Before Dean retired from baseball to take up the more leisurely disc golf, he and I were most likely the only people who hit fungos on the artificial turf fields of Rochester. First at the UR’s Fauver Stadium and then at Brighton’s Reifsteck Field, both normally used for football and soccer. We estimate hitting about ten thousand balls over several decades.
The aim and art of fungo hitting — done with a longer and lighter than a regulation bat with a smaller diameter designed to hit balls tossed up in the air by the batter rather than pitched — is to drive the ball to the fielder in a wide array of heights, distances, and trajectories.
Towering flies as high as gravity allows. Shots to the left or right requiring speed and instinct. Blasts over the fielder’s head only hauled in Willie Mays-like over the shoulder. Bloopers only caught running in full tilt. And the trickiest of all, line drives hit directly at the waiting man unsure whether to stand ground or back peddle.
We use artificial turf fields because it’s a cleaner, faster more efficient game. And even mishit balls are a challenge; bouncing and rolling balls must be cut off and flagged down lest they skip unmercifully behind the fielder down the length of the football field. And the return throws, usually on a bounce, take a true and fast path back to the hitter.
For fungo, Dean and I are evenly matched. Dean considers himself a 1 and a 1/2 tool player. Decent speed and when he connects warning track and occasionally beyond power. When living and working for Xerox in London for three years, Dean was once invited to play in cricket match. A Rochester Yankee in King Arthur’s Court, he made a prodigious wallop of the cricket ball, landing it far away in an English garden.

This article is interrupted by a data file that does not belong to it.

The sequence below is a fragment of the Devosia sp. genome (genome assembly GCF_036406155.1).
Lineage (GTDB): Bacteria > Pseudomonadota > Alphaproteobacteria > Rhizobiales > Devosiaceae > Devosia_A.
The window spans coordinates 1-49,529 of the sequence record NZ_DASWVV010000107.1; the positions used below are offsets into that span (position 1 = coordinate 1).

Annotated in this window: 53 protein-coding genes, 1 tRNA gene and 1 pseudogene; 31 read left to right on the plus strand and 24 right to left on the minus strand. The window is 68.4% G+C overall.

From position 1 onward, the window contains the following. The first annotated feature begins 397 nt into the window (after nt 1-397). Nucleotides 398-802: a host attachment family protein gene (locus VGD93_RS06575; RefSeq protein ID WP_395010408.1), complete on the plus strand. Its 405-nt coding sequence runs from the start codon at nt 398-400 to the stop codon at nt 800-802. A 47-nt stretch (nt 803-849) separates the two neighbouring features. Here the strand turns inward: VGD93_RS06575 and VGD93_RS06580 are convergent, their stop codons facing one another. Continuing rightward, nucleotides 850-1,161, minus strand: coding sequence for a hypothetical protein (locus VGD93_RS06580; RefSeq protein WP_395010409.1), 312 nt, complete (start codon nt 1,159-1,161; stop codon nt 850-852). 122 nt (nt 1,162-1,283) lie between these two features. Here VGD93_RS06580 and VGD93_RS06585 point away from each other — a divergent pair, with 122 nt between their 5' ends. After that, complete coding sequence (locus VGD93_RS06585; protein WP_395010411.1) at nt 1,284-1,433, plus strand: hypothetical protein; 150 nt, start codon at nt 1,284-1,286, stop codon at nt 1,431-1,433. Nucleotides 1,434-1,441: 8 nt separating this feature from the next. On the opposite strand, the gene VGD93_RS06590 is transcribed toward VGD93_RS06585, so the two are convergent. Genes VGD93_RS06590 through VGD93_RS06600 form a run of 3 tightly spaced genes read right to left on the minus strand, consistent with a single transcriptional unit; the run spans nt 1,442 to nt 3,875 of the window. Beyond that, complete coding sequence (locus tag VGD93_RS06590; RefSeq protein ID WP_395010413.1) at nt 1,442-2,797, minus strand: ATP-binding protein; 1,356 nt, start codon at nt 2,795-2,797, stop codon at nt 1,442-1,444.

My one athletic gift is a semi-rifle arm that also did me well during my badminton playing days. Brad from my softball team played a season of Division III at R.I.T. In my prime, Brad ventures I probably possessed a D-3 arm. During fungo, I sometimes imagine myself Dave Parker in the 1979 All Star game nailing Brian Downing at home with a no bounce bullet.
On occasions we would enhance our game with “field goal.” The hitter trying to clear the uprights from different distances while the fielder could negate the point by successfully hitting the ball with his thrown glove. After the season, when the Genesee River was frozen, we would knock leftover balls across the ice, skittering like tops.
As Dean was not disc golfing, today we went to Reifesteck Field to hit our 10,001st fungo and play “fieldgoal fungo.” The outing — our early spring renewal of the spirit — reminded us of another March day when we went to Toronto for Team USA vs.Team Canada in the World Baseball Classic. The trip would become a story (below) for the Brighton-Pittsford Post.
Seven years later, Dean recalls experiencing vertigo while in our very upper deck seats. He also laments paying 13 Canadian dollars for a single Labatt’s beer.
3/19/09 first appearing in the Brighton-Pittsford Post then in the Messenger Post Newspapers